Category: Sociology & Demography, World War 2
Peace and War in the 20th Century Welcome The twentieth century has been a century of war. It began with the Boer War in South Africa and ended with the Gulf War in Kuwait and Iraq. This tragic legacy suggests that citizens of the twenty-first century have a shared responsibility to attempt to understand how and why these conflicts occurred and to discover how peace efforts contributed to the resolution of international conflicts. The work of understanding, conscientiously conducted, must draw on primary sources of many kinds, including oral histories, newspapers, contemporary journals, government documents, regimental histories, and archives. Archival resources provide us with a direct link to the past.
This exhibit highlights the contributions of the thousands of Americans, both military and civilian, who served their country during World War II. Documents from the National Archives and Records Administration's (NARA) National Personnel Records Center in St. Louis form the core of the exhibit. For those who lived through the Second World War, this exhibit may help them recall their experiences. For those who did not, it is hoped they will gain a deeper understanding of the sacrifice and commitment of those Americans who, after almost four years, were "A People at War."
About - University of Oregon. Office of the Dean of Personnel Administration. National Japanese American Student Relocation Council Records 1942-1946 The National Japanese American Student Relocation Council was created by university administrators as a means of relocating Japanese American college students to other universities and colleges away from the West coast during World War II, and to prevent these students from being interned in government-run internment camps. At the University of Oregon, Karl Onthank, Dean of Personnel Administration, represented the University in relocating UO Japanese American students. The collection includes correspondence, newsletters, speeches, minutes of meetings, and ephemera.
This web exhibit is an electronic version of an exhibit mounted in the Tisch Library located on Tufts University's Medford Campus. The exhibit will run from October, 2000 through March, 2001. Funding for the exhibits is provided by Tufts alumni who were part of the United States Navy Officer Training Programs on the Medford Campus from 1941-1972. The exhibit was designed and mounted by Patricia Hughes, G2000. Material used in this exhibit is now housed in the Digital Collections and Archives.
Tufts College: Graduates in Wartime Welcome to Tufts College: Graduates in Wartime , the third exhibit in a series created by the Tufts University Digital Collections and Archives. This exhibit explores the transition many Tufts College students made from student to Naval Officer during the fighting of World War II. This online exhibit was created in conjunction with an exhibit on display in the Tisch Library from January until September 2002. The physical exhibit was designed and mounted by Tatiana Sizonenko, and the web exhibit was created by Patricia Hughes G2000. The entire series of exhibits has been funded by a committee of alumni and veterans of the U.S.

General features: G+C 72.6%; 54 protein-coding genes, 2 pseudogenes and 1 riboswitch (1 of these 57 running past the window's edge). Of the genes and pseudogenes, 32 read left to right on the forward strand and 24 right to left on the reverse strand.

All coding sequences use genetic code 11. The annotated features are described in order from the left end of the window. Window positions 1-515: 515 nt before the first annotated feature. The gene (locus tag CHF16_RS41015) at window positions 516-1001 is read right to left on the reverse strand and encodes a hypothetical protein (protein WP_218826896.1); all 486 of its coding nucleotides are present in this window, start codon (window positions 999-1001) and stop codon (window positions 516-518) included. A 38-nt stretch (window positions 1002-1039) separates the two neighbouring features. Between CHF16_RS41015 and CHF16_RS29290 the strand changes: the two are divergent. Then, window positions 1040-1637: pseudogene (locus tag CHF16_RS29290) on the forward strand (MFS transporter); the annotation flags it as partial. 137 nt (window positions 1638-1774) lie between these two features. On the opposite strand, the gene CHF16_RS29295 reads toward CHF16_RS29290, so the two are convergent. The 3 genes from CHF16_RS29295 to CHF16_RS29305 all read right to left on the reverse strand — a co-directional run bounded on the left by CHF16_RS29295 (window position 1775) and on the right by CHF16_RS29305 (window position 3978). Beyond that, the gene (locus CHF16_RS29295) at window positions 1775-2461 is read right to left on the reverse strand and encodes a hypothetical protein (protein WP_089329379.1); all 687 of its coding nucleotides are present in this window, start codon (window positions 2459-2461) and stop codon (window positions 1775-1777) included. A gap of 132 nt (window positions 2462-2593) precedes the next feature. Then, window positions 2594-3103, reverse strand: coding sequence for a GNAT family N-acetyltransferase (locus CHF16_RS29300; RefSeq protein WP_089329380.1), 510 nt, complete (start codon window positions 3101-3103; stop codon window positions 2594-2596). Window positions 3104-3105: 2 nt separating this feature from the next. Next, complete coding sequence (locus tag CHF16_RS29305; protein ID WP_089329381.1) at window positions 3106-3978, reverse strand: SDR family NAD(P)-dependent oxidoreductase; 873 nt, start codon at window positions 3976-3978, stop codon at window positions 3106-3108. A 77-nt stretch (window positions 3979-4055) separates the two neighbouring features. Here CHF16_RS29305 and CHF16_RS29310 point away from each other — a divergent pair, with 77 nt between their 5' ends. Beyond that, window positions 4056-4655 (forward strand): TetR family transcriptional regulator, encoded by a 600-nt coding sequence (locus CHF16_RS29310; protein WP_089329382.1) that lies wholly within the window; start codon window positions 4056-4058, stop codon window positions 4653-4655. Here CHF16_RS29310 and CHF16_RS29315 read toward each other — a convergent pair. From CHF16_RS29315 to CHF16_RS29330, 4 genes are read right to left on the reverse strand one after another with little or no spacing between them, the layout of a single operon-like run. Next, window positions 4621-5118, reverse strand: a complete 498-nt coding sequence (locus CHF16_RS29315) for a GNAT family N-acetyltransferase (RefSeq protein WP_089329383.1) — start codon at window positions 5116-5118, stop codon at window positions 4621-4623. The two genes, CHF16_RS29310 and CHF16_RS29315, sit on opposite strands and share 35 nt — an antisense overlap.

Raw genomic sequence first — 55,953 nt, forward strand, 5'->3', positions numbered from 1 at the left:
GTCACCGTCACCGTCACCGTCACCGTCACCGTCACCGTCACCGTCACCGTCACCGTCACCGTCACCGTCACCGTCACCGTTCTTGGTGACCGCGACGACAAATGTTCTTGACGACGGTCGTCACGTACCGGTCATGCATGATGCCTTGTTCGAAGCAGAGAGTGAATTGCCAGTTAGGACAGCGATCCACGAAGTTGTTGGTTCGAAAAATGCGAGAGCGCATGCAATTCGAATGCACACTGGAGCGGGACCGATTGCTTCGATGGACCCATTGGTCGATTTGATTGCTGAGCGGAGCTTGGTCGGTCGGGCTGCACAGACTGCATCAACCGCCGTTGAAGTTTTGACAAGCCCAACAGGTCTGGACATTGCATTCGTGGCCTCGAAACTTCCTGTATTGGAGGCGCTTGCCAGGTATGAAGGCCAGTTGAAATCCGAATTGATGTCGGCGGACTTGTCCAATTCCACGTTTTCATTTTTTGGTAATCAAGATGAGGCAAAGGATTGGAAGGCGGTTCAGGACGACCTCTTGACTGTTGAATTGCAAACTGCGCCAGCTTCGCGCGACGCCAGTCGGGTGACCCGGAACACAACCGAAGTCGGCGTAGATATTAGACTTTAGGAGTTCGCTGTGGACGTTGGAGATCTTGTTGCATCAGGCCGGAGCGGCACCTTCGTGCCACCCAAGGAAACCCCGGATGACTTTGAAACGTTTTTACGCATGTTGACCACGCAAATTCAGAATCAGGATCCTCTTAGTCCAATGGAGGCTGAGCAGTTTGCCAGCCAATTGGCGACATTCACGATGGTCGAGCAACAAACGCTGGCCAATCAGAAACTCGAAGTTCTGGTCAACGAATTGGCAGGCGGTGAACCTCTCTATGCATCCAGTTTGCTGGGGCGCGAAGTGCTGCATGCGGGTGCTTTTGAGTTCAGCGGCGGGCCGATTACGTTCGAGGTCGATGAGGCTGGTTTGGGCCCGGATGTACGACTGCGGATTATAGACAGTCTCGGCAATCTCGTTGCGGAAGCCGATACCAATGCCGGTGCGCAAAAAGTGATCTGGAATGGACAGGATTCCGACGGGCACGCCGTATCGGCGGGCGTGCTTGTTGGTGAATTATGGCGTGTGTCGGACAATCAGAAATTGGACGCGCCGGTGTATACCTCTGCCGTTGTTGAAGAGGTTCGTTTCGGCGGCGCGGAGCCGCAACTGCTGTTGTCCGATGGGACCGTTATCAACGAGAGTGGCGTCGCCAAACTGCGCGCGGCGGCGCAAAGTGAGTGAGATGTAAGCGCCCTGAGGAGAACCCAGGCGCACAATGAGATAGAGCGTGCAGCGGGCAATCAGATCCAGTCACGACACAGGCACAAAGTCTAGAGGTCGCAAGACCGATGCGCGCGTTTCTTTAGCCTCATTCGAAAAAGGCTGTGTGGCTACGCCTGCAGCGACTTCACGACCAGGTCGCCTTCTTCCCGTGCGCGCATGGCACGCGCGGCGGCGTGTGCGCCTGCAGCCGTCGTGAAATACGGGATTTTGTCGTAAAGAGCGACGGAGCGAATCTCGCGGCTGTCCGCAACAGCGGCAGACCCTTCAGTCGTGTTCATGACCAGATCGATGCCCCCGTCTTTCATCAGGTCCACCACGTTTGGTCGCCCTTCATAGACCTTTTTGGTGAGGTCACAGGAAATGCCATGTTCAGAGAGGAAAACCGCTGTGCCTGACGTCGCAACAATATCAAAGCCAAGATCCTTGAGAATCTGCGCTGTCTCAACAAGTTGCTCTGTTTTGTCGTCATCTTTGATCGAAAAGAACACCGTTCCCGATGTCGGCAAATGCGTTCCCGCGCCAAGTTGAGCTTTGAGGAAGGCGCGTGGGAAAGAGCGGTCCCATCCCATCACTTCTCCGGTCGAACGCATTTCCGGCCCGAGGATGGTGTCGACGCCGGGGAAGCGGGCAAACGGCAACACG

Tufts College: A Wartime Campus, 1943-1946 Welcome to Tufts College: A Wartime Campus , the second exhibit in a series created by the Tufts University Digital Collections and Archives. This exhibit explores the experience of students attending Tufts College during World War II. Raising of Colors This online exhibit was created in conjunction with an exhibit on display in the Tisch Library from April until September 2001. Both exhibits were designed by Amanda Yost, G2001. The entire series of exhibits has been funded by a committee of alumni and veterans of the U.S. Navy programs that were on Tufts' campus from 1941-1972.
Propaganda – A Weapon of War is a small snapshot of Second World War propaganda that can be found in the National Library of Scotland’s collections.
Between 1939 and 1945, both Allied and Axis Governments greatly influenced wartime behaviour and attitudes through propaganda. This took various forms: the printed word and pictorial leaflets, radio broadcasts and cinema and poster campaigns.
White propaganda was mostly practical information intended for the Home Front. Black propaganda targeted enemy morale, and there was a strong Scottish involvement in the clandestine organisation that developed it – the Political Warfare Executive.
On this website you'll find examples of British Government propaganda, from 'Make do and Mend' to 'Tag und Nacht'.